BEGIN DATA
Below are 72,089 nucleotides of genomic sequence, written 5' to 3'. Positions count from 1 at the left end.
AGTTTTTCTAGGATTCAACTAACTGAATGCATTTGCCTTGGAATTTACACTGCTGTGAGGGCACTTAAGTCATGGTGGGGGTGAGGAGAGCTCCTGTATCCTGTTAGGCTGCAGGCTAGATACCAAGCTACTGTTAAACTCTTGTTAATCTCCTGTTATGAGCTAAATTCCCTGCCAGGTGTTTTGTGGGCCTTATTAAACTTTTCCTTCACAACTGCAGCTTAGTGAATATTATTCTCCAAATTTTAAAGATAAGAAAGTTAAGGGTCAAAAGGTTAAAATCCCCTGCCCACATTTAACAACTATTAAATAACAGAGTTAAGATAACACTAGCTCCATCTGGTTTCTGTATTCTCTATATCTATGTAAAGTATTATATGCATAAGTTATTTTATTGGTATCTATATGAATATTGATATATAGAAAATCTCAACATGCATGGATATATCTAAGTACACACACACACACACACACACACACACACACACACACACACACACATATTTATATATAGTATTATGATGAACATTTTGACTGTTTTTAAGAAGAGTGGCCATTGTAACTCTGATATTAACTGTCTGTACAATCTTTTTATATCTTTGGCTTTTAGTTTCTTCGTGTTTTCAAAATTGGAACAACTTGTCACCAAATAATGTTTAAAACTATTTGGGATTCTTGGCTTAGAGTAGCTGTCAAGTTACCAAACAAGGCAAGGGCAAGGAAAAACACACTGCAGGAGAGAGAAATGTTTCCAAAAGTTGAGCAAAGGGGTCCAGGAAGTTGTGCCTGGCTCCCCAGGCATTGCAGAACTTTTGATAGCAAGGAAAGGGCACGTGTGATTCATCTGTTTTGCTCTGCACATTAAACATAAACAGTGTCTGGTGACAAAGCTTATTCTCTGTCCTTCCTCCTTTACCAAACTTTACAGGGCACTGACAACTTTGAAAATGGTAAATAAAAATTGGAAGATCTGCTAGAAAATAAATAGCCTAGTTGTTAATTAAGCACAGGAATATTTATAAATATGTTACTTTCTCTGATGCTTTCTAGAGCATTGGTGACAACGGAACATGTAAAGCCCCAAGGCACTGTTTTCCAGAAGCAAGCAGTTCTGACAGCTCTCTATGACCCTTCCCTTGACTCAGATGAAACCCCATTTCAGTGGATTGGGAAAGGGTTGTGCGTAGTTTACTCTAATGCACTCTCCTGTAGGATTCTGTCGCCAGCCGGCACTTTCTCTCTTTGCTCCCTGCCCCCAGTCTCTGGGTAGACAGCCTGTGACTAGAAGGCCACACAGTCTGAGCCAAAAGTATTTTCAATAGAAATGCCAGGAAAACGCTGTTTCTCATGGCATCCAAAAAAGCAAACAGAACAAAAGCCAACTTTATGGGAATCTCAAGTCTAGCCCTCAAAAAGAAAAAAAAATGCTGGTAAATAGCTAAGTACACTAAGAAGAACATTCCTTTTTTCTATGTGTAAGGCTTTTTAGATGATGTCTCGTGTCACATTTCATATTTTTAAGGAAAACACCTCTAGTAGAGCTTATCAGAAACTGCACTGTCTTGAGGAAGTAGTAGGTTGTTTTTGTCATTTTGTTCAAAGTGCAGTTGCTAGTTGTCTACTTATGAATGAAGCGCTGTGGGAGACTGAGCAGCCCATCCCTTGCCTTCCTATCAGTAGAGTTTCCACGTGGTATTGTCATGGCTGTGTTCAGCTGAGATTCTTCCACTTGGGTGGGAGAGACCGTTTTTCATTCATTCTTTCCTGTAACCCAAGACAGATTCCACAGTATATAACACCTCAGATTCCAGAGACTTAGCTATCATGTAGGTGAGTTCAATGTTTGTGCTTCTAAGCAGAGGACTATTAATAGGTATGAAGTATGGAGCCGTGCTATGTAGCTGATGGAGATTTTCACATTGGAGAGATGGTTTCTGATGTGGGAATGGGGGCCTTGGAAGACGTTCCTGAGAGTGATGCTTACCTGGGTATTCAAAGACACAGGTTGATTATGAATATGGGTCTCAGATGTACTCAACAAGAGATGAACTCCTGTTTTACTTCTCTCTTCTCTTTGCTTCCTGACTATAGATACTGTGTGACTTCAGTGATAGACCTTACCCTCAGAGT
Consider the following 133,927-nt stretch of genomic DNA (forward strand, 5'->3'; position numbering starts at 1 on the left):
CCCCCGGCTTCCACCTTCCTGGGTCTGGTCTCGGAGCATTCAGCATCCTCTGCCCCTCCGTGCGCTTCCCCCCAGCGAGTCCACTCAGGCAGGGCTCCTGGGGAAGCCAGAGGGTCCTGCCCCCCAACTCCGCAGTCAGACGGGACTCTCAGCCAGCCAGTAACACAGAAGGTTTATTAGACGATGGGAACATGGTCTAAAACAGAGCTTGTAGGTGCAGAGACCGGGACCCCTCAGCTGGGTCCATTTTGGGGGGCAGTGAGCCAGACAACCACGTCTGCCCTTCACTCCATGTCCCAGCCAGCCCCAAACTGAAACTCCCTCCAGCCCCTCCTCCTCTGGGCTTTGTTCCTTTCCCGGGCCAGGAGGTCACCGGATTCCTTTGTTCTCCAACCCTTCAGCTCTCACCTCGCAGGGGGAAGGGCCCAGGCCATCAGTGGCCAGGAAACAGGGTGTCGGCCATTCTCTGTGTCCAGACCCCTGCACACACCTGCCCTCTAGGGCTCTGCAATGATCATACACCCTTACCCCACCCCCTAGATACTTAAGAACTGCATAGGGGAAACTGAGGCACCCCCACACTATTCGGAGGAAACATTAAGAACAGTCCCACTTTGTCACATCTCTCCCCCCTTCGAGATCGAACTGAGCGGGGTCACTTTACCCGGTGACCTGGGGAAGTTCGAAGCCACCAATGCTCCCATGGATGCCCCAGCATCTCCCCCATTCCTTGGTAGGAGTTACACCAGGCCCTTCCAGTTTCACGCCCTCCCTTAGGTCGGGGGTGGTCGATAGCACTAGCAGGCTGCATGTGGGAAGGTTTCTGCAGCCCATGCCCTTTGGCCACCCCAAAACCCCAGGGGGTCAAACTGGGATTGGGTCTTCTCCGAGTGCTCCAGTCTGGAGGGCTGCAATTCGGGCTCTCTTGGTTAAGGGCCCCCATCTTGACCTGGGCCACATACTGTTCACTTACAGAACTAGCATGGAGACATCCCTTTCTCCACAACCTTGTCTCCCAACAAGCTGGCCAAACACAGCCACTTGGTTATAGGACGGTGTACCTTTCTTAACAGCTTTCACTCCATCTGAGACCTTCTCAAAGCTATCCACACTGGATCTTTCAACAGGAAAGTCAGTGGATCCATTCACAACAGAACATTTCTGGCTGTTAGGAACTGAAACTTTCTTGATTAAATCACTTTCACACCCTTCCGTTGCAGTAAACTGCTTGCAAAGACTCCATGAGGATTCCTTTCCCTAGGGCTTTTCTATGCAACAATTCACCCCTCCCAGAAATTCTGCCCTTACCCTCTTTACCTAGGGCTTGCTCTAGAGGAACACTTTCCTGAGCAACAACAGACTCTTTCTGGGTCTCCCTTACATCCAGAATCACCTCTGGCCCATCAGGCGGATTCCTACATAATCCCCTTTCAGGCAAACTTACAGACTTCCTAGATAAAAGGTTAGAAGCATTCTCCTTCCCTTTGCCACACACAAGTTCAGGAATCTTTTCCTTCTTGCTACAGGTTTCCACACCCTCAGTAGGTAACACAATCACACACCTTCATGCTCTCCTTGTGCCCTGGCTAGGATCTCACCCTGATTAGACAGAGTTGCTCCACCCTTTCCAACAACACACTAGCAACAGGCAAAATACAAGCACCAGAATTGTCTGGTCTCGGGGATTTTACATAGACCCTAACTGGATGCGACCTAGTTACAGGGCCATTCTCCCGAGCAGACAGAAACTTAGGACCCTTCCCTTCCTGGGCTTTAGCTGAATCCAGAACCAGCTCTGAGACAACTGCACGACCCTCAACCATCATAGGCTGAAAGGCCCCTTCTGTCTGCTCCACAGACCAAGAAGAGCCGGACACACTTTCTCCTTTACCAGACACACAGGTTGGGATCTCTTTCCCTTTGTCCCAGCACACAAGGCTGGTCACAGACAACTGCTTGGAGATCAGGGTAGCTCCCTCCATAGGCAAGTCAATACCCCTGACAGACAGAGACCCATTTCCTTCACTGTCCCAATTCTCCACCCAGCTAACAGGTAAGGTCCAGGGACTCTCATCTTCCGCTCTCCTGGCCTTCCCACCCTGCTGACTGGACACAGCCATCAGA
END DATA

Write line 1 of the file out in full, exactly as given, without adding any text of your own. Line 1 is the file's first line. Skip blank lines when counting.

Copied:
Below are 72,089 nucleotides of genomic sequence, written 5' to 3'. Positions count from 1 at the left end.